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News Wrap: Hamburg prepares for big protests during G20

July 5, 2017 at 6:45 PM EDT
In the our news wrap Wednesday, hundreds of demonstrators dressed as zombies in a peaceful protest in Hamburg, Germany. The city is bracing for mass demonstrations of up to 100,000 people in the lead-up to this weekend’s G20 Summit. Also, an American soldier has been killed in a mortar attack in Afghanistan.
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JUDY WOODRUFF: In the day’s other news: The city of Hamburg, Germany, braced for mass demonstrations, involving up to 100,000 people, at this weekend’s summit of the leaders of 20 top industrialized nations. Last night, police used water cannons to disperse crowds. Today saw hundreds of people dressed as zombies staging a peaceful march.

Tomorrow, activists plan what they call a Welcome to Hell March to greet President Trump and the leaders of Russia, China and Turkey.

Mr. Trump arrived in Warsaw, Poland, this evening to begin his European trip. Tomorrow, he will hold talks with his Polish counterpart, before delivering a speech in Warsaw Square. Poland hosts several thousand U.S. troops as part of its NATO defenses.

An American soldier has been killed in Afghanistan. The Pentagon says Private 1st Class Hansen Kirkpatrick of Wasilla, Alaska, died in a mortar attack on Monday. It happened in Helmand Province in the south. Two other soldiers were wounded. Seven U.S. troops have been killed in Afghanistan this year.

In Syria, artillery and airstrikes pounded away today at Raqqa, the Islamic State’s self-styled capital. Kurdish-led militia fighters backed by U.S. coalition planes are steadily advancing into the city.

John Ray of Independent Television News is there, and filed this report.

JOHN RAY: Into the city of Jihadi John and countless barbarities, a road stretching back to terror in London, Manchester, and beyond. It lies in ruins now. We pass the body of an ISIS fighter, his caliphate decomposing with him.

Beyond the sand barrier is the wall of ancient Medina that has now fallen to the Kurds. We have obtained exclusive pictures from a drone above this urban battlefield. They show the devastating power of the West’s warplanes and missiles. The so-called Islamic State is being wiped off the map.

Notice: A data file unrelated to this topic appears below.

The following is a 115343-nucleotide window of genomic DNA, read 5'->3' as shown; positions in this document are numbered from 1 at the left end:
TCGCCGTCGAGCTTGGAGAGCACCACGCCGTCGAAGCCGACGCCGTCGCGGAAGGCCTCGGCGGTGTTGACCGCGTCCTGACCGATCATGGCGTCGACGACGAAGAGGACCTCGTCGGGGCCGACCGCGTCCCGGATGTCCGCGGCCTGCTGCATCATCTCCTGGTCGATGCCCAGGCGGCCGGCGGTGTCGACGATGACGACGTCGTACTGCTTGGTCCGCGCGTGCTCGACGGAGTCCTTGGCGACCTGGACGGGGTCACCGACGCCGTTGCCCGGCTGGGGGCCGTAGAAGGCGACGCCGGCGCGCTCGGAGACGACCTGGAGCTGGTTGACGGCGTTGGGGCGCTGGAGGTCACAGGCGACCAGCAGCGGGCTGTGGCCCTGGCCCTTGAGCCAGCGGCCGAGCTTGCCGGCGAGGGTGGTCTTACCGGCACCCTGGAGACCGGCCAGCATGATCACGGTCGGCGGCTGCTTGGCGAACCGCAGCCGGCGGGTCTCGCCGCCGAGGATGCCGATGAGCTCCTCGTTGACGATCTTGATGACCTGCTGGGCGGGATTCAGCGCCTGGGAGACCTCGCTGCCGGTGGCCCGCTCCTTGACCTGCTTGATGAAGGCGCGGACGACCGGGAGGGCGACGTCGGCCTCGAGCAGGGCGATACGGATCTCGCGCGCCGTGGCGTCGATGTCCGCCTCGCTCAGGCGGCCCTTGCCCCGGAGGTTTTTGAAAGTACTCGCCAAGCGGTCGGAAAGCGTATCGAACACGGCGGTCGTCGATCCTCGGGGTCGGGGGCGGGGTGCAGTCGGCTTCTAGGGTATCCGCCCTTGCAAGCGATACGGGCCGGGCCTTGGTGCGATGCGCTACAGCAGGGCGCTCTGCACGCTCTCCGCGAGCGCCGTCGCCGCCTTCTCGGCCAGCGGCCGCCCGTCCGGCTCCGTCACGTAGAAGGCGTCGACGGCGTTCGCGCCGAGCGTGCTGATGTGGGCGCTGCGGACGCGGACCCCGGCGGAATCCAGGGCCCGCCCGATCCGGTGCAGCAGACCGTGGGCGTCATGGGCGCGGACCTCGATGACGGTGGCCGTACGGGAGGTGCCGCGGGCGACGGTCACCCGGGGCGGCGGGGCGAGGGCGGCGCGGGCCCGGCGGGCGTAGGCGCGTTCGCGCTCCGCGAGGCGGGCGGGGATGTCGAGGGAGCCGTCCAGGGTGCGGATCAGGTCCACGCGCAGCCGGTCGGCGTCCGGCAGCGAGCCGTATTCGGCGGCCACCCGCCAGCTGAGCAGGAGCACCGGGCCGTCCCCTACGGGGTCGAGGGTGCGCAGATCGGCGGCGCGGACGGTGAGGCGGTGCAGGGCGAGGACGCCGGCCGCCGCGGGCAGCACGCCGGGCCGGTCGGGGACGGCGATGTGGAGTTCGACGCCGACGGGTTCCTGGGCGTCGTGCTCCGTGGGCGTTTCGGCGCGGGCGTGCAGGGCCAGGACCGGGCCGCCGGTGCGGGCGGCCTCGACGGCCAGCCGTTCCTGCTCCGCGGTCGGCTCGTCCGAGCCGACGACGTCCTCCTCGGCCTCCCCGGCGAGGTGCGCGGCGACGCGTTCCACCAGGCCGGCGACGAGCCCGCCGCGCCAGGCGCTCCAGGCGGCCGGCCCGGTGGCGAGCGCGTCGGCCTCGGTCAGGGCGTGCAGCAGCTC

The route to the front line involves a sprint across sniper alley, and careful steps over rubble that often conceals mines.

We are close enough to hear ISIS radio. “Now is time for jihad,” a commander urges his beleaguered forces.

The Kurds are claiming this is a great victory. They have taken the Old City walls after a months-long blood-soaked slog through the streets of Raqqa. But ahead of them now, heavily armed ISIS fighters, booby-trapped buildings and suicide bombers. These soldiers took up arms against ISIS from the start. They believe they are moving in for the kill.

RASHO, Kurdish Fighter: I want a free Raqqa for my family, for everyone in here, for every family in Syria.

JOHN RAY: Is ISIS finished in Raqqa now?

RASHO: Yes. It’s finished.

JOHN RAY: Inside the Old City, perhaps 100,000 civilians are trapped, caught between airstrikes and 4,000 ISIS fighters. Those who can’t escape run.

Home is this makeshift camp in the desert. “We have left hell behind,” they tell us.

But in one corner, separated from the rest, the brides and children of is. Their husbands or fathers are dead or in jail. Here, ISIS might measure its future in weeks or months, but its days are numbered.

JUDY WOODRUFF: That was John Ray of Independent Television News.

A gunfight between two armed gangs in Northern Mexico left at least 14 people dead early today. It happened in Chihuahua State, when members of rival drug cartels got into a shoot-out. Drug violence has pushed homicides in Mexico to their highest point in 20 years.

Pro-government militias in Venezuela attacked opposition lawmakers today with sticks and metal bars. They stormed into the congress, in plain sight of security forces. Four lawmakers were injured, and at least one had to be taken to a hospital. It was the latest incident in Venezuela’s growing political violence.

The killing of a police officer in New York City drew widespread condemnation today. An ex-convict who ranted about police online shot Miosotis Familia at close range in her mobile command post in the Bronx last night. He was killed moments later by other officers.

In a statement today, U.S. Attorney General Jeff Sessions cited a string of attacks on police in recent years. He said — quote — “These killings must stop.”

In economic news, the European Union and Japan reached an agreement in principle on a far-reaching free trade deal. Their leaders plan to endorse it at a summit tomorrow.

And on Wall Street, the Dow Jones industrial average lost a point to close at 21478. The Nasdaq rose 40 points, and the S&P 500 added three.

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